AUGUSTE RODIN - his life, his work (3)



Rodin takes part of the decoration of the newly built Palais du Trocadéro.
He rents a studio in the Rue des Fourneaux.
In the summertime he makes an extensive journey to Nice and Marseille, where he works on ornamental plasterwork.


Call to arms, bronzeIn Paris, a competition starts for a monument about the Franco-Prussian War; when the entries are judged, Rodin's outline for 'Call to arms' is not even mentioned. His outline for a statue of the Republic which he later calls 'Bellona' - also with Rose as model - has just as little success. 
Rodin executes his second large statue, the monumental 'St. John the Baptist Preaching'.
He works part-time as a modeller in the Manufacture de Sèvres, where Carrier-Belleuse has been the director since 1876. Rodin decorates a number of vases and develops a new technique of drawing directly in the soft paste. The new director, Charles Lauth, rejects Rodin's work and orders to throw one of his first two vases away. The other vase, titled 'L´Elements',  attracts positive public attention and Lauth is forced to give it a worthy place in the Sèvres Museum.


Auguste Rodin in 1880He receives the commission for a statue of d'Alembert for the Hôtel de Ville.
On 11 Jan. Rodin has an interview with Turquet, state undersecretary  for Fine Arts, who wants to commission a bronze cast of the 'Age of Bronze', but needs an expertise contradicting the accusations raised in Belgium. A commission headed by deputy inspector Roger Ballu, however, does not believe Rodin has been able to model the work without surmoulage. Together with Turquet's protégé, Maurice Haquette, Rodin prepares a testimony, dated 23 Febr., signed by the best-known sculptors of that time, confirming Rodin's outstanding abilities.
'St. John the Baptist Preaching' and 'The Age of Bronze' are shown in the Salon; the latter wins a third-class medal and is finally purchased by the state. In August, it wins a gold medal in Ghent. Now the way is free for Rodin's career as an artist sculptor.
Rodin is beginning to frequent the salon of Mme Edmond Adam and Mme de Lionville, where he meets the writers Guy de Maupassant and Stéphane Mallarmé.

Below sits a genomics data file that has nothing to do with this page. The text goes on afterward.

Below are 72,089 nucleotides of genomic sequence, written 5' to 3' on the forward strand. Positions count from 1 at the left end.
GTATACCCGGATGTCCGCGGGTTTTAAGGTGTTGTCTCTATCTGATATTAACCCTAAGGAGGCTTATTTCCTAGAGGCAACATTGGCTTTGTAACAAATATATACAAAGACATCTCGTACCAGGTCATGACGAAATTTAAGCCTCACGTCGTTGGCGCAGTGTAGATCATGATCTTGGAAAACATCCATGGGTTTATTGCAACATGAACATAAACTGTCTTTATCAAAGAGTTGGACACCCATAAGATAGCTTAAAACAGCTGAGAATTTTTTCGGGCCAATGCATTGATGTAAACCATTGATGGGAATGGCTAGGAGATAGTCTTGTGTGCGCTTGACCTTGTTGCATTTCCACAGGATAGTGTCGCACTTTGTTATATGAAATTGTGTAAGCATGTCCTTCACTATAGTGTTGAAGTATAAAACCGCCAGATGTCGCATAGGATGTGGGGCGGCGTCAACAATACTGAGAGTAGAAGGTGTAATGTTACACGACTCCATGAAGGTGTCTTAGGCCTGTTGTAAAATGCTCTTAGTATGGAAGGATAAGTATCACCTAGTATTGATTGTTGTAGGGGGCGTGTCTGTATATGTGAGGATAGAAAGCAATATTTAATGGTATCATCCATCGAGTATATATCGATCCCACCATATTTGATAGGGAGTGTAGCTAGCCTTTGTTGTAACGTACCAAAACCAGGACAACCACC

Supported by Turquet, Rodin receives a further state commission to design a decorative portal of the proposed Musée des Arts Décoratifs based on the theme of Dante's 'Divine Comedy'. Rodin was inspired by  Ghiberti´s Gate of Paradise in Florence which he had seen during his trip to Italy. Later, Rodin chose a composition which divides the door into various sections or leafs, based on the example of Michelangelo's Last Judgement in the Sistine Chapel.  
Third Maquette of the Gates of Hell 'The Gates of Hell' shows a great number of figures, representing the damned souls trying to save themselves from the eternal flames. The most prominent subjects are the 'Thinker', representing the poet Dante, and the illicit love couple Francesca da Rimini and Paolo Malatesta, stabbed by Francesca's jealous husband.
Rodin will be preoccupied by the 'Gates' over nearly 40 years; but during his lifetime the plaster models never will be cast in bronze. Only by commission of the American collector Jules Mastbaum a bronze cast is made in 1926; a second cast is presented to the Musée Rodin. But many couples and single figures from the 'Gates' will be re-created as independent sculptures and worked out in bronze and marble during Rodin's lifetime.
To facilitate his intensive work on 'The Gates of Hell' and other commissions by the state, he is given the state-owned studios in the Dépôt des Marbres at the Rue de l´Université. At first he works in Studio M, in 1883 he gets Studio H for himself, in 1890 he will be given Studio J, where he continues to work on the 'Gates of Hell'.